E was born in Boston where I was heavily entrenched in the Jewish community. Six months after his birth, we moved to my hometown of Atlanta and I found the pervasiveness of Christian messages overwhelming. After living in Boston for nearly eight years, I had forgotten just how much Jesus rules the South. Read the rest of this entry →
Aug 25 2011
“Mommy, what’s being Jewish?” “Why don’t I go to Sunday School?”
These are some of the questions that my daughter has started to ask and I tend to dodge the bullet and say “Go ask your Daddy.” My children are 6 and 4 and they are starting to ask these types of questions. They are making friends and when some of their friends do things differently, they want to know why. To be honest, these make me pretty uncomfortable.
I grew up in Minnesota in a very Christian household. I was baptized, attended Sunday school, and got confirmed. When I moved to Los Angeles, I had never met a Jewish person in my life and then I got a job at Jerry’s Famous Deli and I learned very quickly who Jewish people are, what they liked to eat, and my eyes were opened. As luck would have it, I went on to marry a Jew. Well, I guess that depends on what you call Jewish. He does not wear a yarmulke, we do not have a menorah, and we do not celebrate Passover. When my mom told my grandma that my boyfriend was Jewish, she said, “Oh, Jewish men treat their women really well.” (Stereotype one of many.)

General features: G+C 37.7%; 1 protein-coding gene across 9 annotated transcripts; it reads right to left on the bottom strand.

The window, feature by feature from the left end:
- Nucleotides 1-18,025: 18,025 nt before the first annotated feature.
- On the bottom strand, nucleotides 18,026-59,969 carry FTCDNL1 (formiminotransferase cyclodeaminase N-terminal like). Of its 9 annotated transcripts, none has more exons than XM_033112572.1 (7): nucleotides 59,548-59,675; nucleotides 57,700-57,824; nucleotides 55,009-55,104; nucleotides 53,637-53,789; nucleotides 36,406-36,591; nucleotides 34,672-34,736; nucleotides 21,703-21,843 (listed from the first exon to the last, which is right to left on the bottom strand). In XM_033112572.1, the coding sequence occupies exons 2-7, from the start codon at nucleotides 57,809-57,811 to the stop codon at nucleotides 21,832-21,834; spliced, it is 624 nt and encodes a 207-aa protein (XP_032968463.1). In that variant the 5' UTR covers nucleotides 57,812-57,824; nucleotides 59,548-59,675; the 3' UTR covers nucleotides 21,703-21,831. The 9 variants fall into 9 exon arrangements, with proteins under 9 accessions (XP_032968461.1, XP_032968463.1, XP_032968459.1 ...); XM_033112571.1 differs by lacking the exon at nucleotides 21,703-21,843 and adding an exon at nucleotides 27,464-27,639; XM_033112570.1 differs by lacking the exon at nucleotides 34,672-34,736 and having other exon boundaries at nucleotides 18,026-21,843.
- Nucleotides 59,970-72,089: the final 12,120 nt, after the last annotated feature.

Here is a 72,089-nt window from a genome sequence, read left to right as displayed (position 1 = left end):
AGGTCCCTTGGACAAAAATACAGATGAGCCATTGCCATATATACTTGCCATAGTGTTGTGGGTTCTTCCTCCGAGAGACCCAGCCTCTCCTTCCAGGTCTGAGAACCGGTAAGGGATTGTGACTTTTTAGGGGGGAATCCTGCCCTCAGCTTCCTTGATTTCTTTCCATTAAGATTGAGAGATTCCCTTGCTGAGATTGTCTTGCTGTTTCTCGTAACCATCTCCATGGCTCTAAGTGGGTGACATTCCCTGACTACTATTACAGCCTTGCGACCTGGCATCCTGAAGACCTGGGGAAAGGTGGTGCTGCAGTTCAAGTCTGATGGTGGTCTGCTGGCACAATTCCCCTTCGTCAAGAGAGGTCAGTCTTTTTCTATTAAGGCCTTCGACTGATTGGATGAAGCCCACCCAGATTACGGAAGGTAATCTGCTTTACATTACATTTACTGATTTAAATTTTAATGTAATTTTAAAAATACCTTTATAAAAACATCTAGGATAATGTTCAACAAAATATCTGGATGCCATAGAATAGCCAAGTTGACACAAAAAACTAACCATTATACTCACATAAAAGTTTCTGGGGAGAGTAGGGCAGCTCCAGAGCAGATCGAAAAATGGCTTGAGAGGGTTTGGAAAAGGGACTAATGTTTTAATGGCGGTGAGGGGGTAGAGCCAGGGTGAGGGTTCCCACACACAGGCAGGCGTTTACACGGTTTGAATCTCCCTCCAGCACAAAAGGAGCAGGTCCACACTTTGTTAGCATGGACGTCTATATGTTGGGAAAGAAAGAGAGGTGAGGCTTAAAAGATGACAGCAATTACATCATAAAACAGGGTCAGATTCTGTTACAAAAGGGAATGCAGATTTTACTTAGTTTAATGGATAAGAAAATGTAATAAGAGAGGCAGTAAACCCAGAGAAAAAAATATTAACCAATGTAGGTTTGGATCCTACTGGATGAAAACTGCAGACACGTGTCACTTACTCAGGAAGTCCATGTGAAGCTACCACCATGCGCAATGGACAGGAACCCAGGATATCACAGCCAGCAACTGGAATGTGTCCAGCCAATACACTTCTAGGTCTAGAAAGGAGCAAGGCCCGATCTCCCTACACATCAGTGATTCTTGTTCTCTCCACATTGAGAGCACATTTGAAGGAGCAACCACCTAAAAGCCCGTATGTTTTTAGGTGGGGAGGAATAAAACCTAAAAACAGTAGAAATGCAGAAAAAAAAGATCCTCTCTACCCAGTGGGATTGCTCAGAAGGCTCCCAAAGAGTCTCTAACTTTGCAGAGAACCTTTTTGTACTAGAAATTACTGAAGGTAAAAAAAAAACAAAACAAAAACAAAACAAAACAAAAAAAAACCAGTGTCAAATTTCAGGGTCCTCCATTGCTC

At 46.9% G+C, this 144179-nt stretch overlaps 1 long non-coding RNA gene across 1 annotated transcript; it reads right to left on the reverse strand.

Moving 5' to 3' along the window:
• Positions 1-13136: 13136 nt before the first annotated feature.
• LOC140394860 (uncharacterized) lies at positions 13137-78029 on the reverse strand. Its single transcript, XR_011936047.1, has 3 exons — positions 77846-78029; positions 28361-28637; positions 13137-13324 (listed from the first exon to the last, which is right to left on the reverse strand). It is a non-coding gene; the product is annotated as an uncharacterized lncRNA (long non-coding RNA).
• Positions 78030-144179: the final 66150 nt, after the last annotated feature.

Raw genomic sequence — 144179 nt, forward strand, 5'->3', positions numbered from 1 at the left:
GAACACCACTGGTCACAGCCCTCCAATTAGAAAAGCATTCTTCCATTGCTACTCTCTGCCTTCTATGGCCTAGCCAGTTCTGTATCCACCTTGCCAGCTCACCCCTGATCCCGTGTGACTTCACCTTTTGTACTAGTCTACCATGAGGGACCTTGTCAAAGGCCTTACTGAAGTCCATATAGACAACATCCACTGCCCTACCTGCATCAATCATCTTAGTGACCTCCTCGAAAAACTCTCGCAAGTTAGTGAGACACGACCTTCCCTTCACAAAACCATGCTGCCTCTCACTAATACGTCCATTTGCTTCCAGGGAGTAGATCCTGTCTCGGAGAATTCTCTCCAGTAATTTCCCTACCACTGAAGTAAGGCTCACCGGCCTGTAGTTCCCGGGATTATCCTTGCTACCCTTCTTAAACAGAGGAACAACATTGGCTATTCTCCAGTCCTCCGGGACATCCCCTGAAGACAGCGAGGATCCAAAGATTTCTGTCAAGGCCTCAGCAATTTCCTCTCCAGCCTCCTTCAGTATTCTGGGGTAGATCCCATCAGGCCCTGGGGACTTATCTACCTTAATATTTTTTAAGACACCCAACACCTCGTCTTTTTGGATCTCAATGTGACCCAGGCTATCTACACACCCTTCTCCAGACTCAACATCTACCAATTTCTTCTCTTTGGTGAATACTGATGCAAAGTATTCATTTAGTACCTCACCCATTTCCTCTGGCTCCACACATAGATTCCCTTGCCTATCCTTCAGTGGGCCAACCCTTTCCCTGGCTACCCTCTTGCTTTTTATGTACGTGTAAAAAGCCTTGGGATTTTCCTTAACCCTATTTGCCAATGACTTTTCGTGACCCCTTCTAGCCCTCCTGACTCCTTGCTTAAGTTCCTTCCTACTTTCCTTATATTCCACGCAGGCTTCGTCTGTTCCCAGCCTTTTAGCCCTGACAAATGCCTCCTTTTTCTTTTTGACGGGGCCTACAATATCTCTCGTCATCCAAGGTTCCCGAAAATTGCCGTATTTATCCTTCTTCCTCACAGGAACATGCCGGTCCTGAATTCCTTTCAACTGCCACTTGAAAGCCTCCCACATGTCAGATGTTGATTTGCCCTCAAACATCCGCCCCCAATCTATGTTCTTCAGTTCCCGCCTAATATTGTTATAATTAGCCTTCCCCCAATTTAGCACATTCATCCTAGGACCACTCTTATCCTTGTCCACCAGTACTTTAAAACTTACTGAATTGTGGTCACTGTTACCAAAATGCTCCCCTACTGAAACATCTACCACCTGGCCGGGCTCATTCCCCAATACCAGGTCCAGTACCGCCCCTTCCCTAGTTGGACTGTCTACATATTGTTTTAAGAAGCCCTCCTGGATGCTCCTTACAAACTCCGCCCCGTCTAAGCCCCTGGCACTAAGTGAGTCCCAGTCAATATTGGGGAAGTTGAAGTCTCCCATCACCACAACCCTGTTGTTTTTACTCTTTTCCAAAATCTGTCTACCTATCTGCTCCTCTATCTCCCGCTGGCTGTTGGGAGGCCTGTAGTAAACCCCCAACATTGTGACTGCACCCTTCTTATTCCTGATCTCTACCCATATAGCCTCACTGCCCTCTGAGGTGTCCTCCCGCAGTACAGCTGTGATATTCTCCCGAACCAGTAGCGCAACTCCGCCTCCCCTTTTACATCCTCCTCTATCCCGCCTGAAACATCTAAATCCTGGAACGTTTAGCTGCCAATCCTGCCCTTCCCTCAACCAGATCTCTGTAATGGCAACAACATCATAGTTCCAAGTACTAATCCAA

Our house is a little confusing when it comes to religion, faith, and beliefs. I do not think I am educated enough to try to explain these things to our children, which is why I am here.
Trying to be married to someone who is Jewish and keep a positive relationship with my Mom is somewhat of a challenge. My Mom is pretty upset that my babies were not baptized or that they do not go to Sunday school. She will ask me things like “Aren’t you going to teach the kids about Baby Jesus?” This makes my husband go nuts. He actually caught her telling our daughter about going to heaven to see baby Jesus. That didn’t go so well.
I want to teach my children about the world and different religions and beliefs but I am not sure how to do this when I do not have a strong belief one way or the other. My husband likes to just state the facts. I know I believe in tradition and I want our children to have a solid foundation of something, but I am just not sure what that something is.